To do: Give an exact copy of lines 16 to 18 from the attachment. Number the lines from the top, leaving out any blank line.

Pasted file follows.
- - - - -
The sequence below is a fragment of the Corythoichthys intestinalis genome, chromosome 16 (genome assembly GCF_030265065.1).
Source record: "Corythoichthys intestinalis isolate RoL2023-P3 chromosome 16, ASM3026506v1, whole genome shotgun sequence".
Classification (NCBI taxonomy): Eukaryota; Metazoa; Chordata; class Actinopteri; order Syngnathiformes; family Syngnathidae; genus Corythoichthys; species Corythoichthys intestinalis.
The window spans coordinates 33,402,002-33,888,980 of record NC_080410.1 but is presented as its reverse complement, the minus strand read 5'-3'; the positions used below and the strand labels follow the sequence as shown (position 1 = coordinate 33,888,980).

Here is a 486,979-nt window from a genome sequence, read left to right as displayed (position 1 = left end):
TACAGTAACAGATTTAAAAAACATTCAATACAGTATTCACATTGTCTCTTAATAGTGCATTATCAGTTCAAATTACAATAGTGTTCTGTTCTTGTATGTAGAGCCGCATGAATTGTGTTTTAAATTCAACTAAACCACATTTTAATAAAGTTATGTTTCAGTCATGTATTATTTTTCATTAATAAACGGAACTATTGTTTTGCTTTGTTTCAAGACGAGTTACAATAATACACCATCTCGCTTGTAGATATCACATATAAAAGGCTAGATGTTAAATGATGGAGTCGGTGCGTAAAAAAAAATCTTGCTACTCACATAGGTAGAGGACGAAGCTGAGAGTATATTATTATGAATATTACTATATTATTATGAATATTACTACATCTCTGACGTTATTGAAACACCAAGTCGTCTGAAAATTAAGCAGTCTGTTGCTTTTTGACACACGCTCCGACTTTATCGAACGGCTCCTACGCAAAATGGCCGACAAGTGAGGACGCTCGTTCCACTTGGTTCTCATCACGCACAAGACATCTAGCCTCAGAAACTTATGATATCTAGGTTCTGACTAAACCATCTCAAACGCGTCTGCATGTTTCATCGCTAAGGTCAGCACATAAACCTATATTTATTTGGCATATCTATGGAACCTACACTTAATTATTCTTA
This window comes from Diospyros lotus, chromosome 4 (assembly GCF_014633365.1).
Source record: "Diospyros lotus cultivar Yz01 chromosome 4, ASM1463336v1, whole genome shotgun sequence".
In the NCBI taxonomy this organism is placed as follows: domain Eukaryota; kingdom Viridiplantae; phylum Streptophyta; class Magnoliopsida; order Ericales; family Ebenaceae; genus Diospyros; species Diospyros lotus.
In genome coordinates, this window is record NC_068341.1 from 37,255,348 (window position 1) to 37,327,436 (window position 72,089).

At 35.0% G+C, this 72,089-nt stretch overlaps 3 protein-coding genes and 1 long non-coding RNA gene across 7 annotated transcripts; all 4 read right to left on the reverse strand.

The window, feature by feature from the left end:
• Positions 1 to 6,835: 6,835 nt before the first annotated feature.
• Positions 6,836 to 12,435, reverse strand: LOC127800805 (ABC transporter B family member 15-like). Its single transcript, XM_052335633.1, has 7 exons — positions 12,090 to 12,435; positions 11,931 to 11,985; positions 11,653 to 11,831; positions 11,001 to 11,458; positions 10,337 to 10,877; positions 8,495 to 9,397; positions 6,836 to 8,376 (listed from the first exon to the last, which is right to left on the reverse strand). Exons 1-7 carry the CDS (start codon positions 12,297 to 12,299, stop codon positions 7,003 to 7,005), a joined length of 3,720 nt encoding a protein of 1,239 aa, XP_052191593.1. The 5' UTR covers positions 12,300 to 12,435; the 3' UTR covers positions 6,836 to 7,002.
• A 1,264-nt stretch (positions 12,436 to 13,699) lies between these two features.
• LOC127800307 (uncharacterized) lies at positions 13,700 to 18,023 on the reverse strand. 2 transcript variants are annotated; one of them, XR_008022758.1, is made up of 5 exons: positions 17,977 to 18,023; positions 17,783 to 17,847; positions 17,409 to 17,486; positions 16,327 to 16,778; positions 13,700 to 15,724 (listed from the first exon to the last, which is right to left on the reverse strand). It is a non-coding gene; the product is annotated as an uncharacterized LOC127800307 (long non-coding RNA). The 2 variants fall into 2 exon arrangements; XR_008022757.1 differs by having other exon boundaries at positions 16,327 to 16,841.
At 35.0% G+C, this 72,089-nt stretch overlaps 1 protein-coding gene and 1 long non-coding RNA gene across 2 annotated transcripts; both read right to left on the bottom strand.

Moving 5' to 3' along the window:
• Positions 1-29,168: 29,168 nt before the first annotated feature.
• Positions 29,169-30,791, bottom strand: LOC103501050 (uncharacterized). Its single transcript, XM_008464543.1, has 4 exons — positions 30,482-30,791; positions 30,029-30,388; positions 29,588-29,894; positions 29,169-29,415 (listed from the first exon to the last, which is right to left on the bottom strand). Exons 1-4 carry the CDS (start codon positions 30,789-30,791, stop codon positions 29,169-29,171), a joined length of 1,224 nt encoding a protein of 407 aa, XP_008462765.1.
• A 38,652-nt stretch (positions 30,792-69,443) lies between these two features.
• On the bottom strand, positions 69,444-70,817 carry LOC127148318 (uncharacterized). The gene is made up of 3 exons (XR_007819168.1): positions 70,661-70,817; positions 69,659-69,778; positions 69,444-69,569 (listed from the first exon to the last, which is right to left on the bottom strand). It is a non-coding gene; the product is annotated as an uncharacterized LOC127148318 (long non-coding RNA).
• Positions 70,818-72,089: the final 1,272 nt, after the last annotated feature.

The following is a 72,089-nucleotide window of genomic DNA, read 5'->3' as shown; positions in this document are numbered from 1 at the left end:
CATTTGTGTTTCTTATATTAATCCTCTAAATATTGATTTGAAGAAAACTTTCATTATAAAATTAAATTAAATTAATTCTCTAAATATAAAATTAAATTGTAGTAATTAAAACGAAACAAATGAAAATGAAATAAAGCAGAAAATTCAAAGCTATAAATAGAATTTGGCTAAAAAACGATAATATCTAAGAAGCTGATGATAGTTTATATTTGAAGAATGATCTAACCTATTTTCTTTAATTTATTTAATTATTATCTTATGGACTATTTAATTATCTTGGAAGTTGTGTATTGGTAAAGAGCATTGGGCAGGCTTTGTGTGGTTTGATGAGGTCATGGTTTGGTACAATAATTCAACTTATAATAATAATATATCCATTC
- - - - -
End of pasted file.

• LOC127800307 (uncharacterized) lies at positions 13,700 to 18,023 on the reverse strand. 2 transcript variants are annotated; one of them, XR_008022758.1, is made up of 5 exons: positions 17,977 to 18,023; positions 17,783 to 17,847; positions 17,409 to 17,486; positions 16,327 to 16,778; positions 13,700 to 15,724 (listed from the first exon to the last, which is right to left on the reverse strand). It is a non-coding gene; the product is annotated as an uncharacterized LOC127800307 (long non-coding RNA). The 2 variants fall into 2 exon arrangements; XR_008022757.1 differs by having other exon boundaries at positions 16,327 to 16,841.
At 35.0% G+C, this 72,089-nt stretch overlaps 1 protein-coding gene and 1 long non-coding RNA gene across 2 annotated transcripts; both read right to left on the bottom strand.

Moving 5' to 3' along the window: